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Author Topic: why cant this be a slow moving brain tumor?  (Read 245 times)

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Offline valleyplayer42

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why cant this be a slow moving brain tumor?
« on: May 16, 2014, 04:53:07 PM »
what if I have a slow growing brain tumor that is causing this dizziness for 2 1/2 months? that has generally been worse the last 3 days..... with sleepiness.. random light head pains.... feelings of tingles in leg or fingers...neck pain.....swollen gland on back of head... tightness in face.... feeling of tightness around entire head and eyes... feeling like im lost or not here when im talking to someone in person... feeling on edge of a panic attack....

I have no clue how I will make it to work the next few days feeling like this, its impossible. I will run out of xanax too.
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Offline spongecake

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Re: why cant this be a slow moving brain tumor?
« Reply #1 on: May 16, 2014, 05:55:46 PM »
A lot of those problems are often caused by (you guessed it) anxiety, but another cause can be if your neck and shoulder muscles are tense. I had pains in my head and tight feelings and it was really distressing me, but I found that giving yourself a thorough neck message, including your shoulders and partway down your back can help to alleviate a lot of those feelings.

I know it's easy to be scared of the worst when having those problems, as I've suffered from exactly that, but it doesn't sound likely to be a brain tumour. See if a massage helps, maybe even some meditation (good for cooling yourself down and giving yourself some good posture), and I hope things start to feel better for you =)
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Offline valleyplayer42

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Re: why cant this be a slow moving brain tumor?
« Reply #2 on: May 16, 2014, 06:51:08 PM »
Sometimes my eyes feel like they want to go cross eyes or something. Thanks for reply sponge.
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Offline valleyplayer42

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Re: why cant this be a slow moving brain tumor?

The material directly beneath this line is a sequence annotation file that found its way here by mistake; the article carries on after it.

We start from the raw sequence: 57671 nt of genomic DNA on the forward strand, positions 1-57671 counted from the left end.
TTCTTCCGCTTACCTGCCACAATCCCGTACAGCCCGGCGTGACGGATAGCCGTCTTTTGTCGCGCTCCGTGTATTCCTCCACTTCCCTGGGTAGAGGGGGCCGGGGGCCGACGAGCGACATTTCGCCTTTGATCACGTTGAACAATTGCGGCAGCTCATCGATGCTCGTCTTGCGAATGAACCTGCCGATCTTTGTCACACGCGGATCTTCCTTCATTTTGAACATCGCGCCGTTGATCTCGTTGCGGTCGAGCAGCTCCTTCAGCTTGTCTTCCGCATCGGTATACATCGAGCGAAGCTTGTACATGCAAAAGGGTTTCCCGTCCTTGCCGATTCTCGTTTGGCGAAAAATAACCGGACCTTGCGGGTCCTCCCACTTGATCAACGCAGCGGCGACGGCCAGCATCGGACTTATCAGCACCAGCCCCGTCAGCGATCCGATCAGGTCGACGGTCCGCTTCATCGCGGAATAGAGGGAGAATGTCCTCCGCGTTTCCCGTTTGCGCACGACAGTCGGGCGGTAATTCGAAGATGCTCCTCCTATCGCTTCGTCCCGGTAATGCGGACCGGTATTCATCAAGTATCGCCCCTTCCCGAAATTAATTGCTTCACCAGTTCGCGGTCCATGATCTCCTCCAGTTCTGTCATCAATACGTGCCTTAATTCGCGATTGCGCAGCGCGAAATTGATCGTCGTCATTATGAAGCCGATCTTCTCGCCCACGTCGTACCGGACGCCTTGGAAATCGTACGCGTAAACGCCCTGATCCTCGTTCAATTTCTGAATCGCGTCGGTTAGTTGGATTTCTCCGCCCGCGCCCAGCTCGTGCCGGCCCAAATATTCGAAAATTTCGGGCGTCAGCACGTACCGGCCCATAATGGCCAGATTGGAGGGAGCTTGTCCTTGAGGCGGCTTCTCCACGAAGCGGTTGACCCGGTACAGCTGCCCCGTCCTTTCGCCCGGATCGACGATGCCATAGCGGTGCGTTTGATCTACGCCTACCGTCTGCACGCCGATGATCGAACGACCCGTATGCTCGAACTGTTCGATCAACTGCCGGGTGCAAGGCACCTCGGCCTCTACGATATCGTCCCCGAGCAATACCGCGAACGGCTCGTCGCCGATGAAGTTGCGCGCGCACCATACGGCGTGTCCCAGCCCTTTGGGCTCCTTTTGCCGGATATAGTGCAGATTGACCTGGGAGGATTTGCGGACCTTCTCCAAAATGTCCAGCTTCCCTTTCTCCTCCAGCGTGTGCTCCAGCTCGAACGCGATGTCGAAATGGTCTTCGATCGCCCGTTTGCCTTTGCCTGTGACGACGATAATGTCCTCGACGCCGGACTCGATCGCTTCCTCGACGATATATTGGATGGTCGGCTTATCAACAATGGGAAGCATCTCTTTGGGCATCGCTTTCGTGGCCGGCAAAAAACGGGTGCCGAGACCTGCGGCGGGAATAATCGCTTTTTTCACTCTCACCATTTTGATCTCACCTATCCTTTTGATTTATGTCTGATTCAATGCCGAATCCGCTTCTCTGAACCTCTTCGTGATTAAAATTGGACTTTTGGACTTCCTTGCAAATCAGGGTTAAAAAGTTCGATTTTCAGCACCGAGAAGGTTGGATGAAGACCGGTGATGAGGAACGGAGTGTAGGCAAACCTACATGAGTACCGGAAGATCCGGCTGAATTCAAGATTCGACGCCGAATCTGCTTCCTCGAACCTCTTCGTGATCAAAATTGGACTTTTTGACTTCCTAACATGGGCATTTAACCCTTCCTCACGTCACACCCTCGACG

« Reply #3 on: May 16, 2014, 07:40:33 PM »
I wonder if the dizziness from a brain tumor would make me fall over. Instead of just getting the off balance sensation when looking or walking around or sometimes feeling like im going cross eyed but im not?
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Offline KirklandHarris

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Re: why cant this be a slow moving brain tumor?
« Reply #4 on: May 16, 2014, 09:00:37 PM »
Valley, that cross eyed thing happens to me a lot, especially when I'm looking at something close to my face. I also had a MRI with contrast that showed nothing wrong so I guess it's just "one of those things." If you know what I mean.
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Offline valleyplayer42

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Re: why cant this be a slow moving brain tumor?
« Reply #5 on: May 17, 2014, 07:58:51 AM »
You would think this would help.

Abstract
Psychogenic dizziness is defined as recurring or persistent symptoms of balance dysfunction, inconsistent with organic vestibular disease as determined by history, clinical examination and pertinent investigations, and consistent with emotional origin. Of 1,335 patients seen in our dizziness clinic between January 1988 and August 1991, psychogenic dizziness was diagnosed in 180 (13.5%) patients. There were 67 men and 113 women aged from 12 to 77 years (mean age 40.2 years). The characteristics of psychogenic dizziness are: (1) continuous dizziness for long periods of time; (2) younger patients; (3) predominant female; (4) associated symptoms of panic attack, such as headache, breathlessness, nausea, sleep disturbance, paresthesias, anxiety and palpitation; (5) symptoms of aggravation due to stressful life events; (6) normal neurotological bedside examination; (7) hyperventilation reproduced accurately. The electronystagmographic results of 74 patients show normal bithermal caloric responses in 47 patients (63.5%), caloric hyperactivity in 21 patients (28.4%), canal paresis in four patients (5.4%), canal paresis with directional preponderance in two patients (2.7%), large random voluntary eye swings or severe blinking in 35 patients (47.3%), and spontaneous nystagmus (slow phase velocity < 6.5 degrees/s) in four patients (5.4%). There were 31 patients who consulted psychiatrists with diagnoses of anxiety (51.6%), depression (16.1%), insomnia (12.9%), psychosomatic disorder and adjustment disorder. Treatment of patients with psychogenic dizziness must be directed at the underlying anxiety. Psychiatric consultation is necessary.
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